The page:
In recent years the importance of top incomes has become apparent in the study of economic inequality. But one dimension that has not received attention in the top income literature is that of gender. In “Women in Top Incomes: Evidence from Sweden 1974–2013”, SITE Associate Professor Jesper Roine therefore takes a closer look at top incomes from a gender perspective together with Anne Boschini and Kristin Gunnarsson.
When thinking of top income in relation to gender, there are several questions that comes to mind: What is the share of women across different top income groups? How has this changed over time? Are there differences in the composition of income between men and women in the top of the distribution? Are top income women different from men along other observable characteristics such as age, education, marital status, and wealth? By using a large, register-based panel data set over the period 1974-2013, Boschini, Gunnarsson and Roine provide answers to these questions.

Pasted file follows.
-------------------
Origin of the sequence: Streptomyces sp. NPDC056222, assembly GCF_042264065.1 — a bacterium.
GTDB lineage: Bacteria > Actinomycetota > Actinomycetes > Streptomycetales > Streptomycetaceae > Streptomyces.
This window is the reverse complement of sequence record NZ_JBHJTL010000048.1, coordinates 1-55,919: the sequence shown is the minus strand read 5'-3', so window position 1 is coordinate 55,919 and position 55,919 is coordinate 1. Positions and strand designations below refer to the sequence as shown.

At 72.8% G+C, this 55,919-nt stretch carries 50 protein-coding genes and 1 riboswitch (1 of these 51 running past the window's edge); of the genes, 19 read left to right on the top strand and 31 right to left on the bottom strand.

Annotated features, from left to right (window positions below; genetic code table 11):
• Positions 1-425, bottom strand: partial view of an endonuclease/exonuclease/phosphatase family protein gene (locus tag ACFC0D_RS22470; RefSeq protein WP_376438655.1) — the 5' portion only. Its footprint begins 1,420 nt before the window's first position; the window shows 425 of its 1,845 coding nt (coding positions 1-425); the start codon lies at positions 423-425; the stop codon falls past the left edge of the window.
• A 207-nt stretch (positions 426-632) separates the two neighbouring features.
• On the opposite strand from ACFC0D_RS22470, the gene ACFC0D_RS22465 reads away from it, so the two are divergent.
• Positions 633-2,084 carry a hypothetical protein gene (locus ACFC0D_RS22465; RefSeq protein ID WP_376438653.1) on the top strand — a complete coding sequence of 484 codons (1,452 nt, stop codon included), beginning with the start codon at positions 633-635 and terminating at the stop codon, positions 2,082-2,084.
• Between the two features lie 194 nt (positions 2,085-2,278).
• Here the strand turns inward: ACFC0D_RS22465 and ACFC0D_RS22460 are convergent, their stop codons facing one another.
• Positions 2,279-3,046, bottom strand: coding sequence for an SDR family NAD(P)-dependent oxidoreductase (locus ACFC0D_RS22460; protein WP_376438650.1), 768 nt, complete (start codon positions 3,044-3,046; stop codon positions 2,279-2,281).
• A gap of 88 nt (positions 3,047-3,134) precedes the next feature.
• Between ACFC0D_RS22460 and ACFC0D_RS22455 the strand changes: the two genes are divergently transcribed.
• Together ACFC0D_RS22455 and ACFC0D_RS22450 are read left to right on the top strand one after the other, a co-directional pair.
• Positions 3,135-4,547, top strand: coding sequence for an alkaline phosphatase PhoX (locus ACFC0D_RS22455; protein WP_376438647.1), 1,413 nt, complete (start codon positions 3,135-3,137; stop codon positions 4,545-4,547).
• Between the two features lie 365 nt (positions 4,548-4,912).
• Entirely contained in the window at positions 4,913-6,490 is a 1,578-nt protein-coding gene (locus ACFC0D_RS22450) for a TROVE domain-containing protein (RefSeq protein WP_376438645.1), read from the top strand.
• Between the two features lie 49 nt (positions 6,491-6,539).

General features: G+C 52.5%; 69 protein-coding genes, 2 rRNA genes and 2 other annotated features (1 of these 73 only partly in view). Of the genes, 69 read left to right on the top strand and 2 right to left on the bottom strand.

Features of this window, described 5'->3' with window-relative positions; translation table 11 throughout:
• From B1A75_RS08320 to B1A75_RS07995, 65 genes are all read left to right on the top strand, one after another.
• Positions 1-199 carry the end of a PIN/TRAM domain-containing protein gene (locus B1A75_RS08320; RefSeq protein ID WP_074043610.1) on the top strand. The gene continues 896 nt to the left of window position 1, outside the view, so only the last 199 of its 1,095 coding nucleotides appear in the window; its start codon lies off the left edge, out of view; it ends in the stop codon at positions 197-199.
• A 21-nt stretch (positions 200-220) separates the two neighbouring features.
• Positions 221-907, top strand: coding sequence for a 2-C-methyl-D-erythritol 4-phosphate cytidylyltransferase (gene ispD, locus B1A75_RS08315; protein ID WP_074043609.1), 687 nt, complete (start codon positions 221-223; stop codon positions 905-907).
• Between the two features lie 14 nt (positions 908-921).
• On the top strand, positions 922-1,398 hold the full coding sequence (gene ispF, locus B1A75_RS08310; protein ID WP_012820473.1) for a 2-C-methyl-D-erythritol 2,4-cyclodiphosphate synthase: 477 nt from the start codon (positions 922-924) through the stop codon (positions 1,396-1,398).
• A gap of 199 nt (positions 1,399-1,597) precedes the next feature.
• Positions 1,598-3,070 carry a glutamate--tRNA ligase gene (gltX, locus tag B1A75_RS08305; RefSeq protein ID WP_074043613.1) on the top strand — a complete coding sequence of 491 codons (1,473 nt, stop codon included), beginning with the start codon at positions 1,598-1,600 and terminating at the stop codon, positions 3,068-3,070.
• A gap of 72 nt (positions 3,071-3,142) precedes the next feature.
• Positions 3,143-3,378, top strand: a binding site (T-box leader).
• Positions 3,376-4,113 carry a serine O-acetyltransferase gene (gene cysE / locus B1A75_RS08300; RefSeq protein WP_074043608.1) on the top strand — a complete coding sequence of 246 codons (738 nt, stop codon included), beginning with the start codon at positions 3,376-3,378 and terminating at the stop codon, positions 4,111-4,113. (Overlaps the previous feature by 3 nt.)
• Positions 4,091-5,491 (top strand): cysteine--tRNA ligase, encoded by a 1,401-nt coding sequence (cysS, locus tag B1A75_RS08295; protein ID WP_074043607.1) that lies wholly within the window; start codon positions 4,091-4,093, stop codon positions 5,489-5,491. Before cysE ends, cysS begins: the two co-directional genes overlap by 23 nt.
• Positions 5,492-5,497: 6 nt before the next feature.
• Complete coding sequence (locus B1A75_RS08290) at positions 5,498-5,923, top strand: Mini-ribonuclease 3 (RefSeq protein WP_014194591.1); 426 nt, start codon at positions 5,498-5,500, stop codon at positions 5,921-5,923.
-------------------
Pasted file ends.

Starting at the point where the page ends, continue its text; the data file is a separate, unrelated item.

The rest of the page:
The study obtains five main findings, one of which is that in terms of income composition women in the top rely more on capital incomes than men. Another finding is that the family situations for men and women in the top 1 group are markedly different – for men in the top 1 group the share of married clearly dominates while only about half of women in the top 1 group are married and the other half is roughly split between non-married, divorced and widows respectively.
Interested in finding out more? Read the full paper here.